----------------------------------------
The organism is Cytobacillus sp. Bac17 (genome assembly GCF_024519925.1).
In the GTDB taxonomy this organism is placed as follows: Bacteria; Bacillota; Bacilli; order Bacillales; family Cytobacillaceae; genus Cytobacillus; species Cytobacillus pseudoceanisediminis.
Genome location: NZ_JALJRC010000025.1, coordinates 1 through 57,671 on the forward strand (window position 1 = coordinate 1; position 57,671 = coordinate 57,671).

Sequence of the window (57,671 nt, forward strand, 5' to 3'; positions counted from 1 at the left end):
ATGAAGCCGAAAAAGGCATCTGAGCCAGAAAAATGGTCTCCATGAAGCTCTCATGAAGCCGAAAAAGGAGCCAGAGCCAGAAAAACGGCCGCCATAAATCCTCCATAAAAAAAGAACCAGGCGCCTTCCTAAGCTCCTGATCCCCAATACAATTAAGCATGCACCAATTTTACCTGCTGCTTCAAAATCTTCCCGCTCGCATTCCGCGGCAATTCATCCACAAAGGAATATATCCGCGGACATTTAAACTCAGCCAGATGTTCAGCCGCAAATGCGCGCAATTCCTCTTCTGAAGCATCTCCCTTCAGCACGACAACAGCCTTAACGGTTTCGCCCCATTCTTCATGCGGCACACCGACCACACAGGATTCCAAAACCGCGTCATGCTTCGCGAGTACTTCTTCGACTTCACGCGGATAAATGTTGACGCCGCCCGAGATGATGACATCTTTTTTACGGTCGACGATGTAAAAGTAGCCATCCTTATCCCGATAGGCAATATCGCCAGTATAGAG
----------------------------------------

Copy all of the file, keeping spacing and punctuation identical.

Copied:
The organism is Cytobacillus sp. Bac17 (genome assembly GCF_024519925.1).
In the GTDB taxonomy this organism is placed as follows: Bacteria; Bacillota; Bacilli; order Bacillales; family Cytobacillaceae; genus Cytobacillus; species Cytobacillus pseudoceanisediminis.
Genome location: NZ_JALJRC010000025.1, coordinates 1 through 57,671 on the forward strand (window position 1 = coordinate 1; position 57,671 = coordinate 57,671).

Sequence of the window (57,671 nt, forward strand, 5' to 3'; positions counted from 1 at the left end):
ATGAAGCCGAAAAAGGCATCTGAGCCAGAAAAATGGTCTCCATGAAGCTCTCATGAAGCCGAAAAAGGAGCCAGAGCCAGAAAAACGGCCGCCATAAATCCTCCATAAAAAAAGAACCAGGCGCCTTCCTAAGCTCCTGATCCCCAATACAATTAAGCATGCACCAATTTTACCTGCTGCTTCAAAATCTTCCCGCTCGCATTCCGCGGCAATTCATCCACAAAGGAATATATCCGCGGACATTTAAACTCAGCCAGATGTTCAGCCGCAAATGCGCGCAATTCCTCTTCTGAAGCATCTCCCTTCAGCACGACAACAGCCTTAACGGTTTCGCCCCATTCTTCATGCGGCACACCGACCACACAGGATTCCAAAACCGCGTCATGCTTCGCGAGTACTTCTTCGACTTCACGCGGATAAATGTTGACGCCGCCCGAGATGATGACATCTTTTTTACGGTCGACGATGTAAAAGTAGCCATCCTTATCCCGATAGGCAATATCGCCAGTATAGAG